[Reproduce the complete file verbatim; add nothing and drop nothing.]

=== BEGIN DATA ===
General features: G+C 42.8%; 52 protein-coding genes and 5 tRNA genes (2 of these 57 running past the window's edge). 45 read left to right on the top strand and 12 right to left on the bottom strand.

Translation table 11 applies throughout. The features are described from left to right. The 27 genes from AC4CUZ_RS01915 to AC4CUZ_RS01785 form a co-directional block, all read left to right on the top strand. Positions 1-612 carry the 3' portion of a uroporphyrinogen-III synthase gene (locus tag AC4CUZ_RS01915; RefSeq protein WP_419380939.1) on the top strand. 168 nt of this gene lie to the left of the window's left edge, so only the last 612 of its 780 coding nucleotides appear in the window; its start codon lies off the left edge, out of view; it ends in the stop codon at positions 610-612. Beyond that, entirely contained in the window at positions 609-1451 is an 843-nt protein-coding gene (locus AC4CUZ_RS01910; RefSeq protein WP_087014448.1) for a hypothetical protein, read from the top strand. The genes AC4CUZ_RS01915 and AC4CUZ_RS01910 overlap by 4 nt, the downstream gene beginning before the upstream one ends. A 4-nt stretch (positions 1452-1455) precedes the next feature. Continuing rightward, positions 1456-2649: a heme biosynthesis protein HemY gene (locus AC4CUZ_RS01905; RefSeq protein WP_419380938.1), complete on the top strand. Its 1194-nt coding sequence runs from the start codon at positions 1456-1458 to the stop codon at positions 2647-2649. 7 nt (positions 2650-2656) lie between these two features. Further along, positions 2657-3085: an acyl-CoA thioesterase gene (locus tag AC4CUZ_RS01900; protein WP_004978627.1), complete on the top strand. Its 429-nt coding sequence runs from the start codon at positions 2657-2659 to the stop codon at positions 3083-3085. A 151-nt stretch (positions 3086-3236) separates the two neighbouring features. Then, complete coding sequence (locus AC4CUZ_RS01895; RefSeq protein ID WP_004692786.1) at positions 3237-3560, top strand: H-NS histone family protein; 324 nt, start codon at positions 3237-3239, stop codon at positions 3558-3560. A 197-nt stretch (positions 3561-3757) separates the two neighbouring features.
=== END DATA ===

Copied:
General features: G+C 42.8%; 52 protein-coding genes and 5 tRNA genes (2 of these 57 running past the window's edge). 45 read left to right on the top strand and 12 right to left on the bottom strand.

Translation table 11 applies throughout. The features are described from left to right. The 27 genes from AC4CUZ_RS01915 to AC4CUZ_RS01785 form a co-directional block, all read left to right on the top strand. Positions 1-612 carry the 3' portion of a uroporphyrinogen-III synthase gene (locus tag AC4CUZ_RS01915; RefSeq protein WP_419380939.1) on the top strand. 168 nt of this gene lie to the left of the window's left edge, so only the last 612 of its 780 coding nucleotides appear in the window; its start codon lies off the left edge, out of view; it ends in the stop codon at positions 610-612. Beyond that, entirely contained in the window at positions 609-1451 is an 843-nt protein-coding gene (locus AC4CUZ_RS01910; RefSeq protein WP_087014448.1) for a hypothetical protein, read from the top strand. The genes AC4CUZ_RS01915 and AC4CUZ_RS01910 overlap by 4 nt, the downstream gene beginning before the upstream one ends. A 4-nt stretch (positions 1452-1455) precedes the next feature. Continuing rightward, positions 1456-2649: a heme biosynthesis protein HemY gene (locus AC4CUZ_RS01905; RefSeq protein WP_419380938.1), complete on the top strand. Its 1194-nt coding sequence runs from the start codon at positions 1456-1458 to the stop codon at positions 2647-2649. 7 nt (positions 2650-2656) lie between these two features. Further along, positions 2657-3085: an acyl-CoA thioesterase gene (locus tag AC4CUZ_RS01900; protein WP_004978627.1), complete on the top strand. Its 429-nt coding sequence runs from the start codon at positions 2657-2659 to the stop codon at positions 3083-3085. A 151-nt stretch (positions 3086-3236) separates the two neighbouring features. Then, complete coding sequence (locus AC4CUZ_RS01895; RefSeq protein ID WP_004692786.1) at positions 3237-3560, top strand: H-NS histone family protein; 324 nt, start codon at positions 3237-3239, stop codon at positions 3558-3560. A 197-nt stretch (positions 3561-3757) separates the two neighbouring features.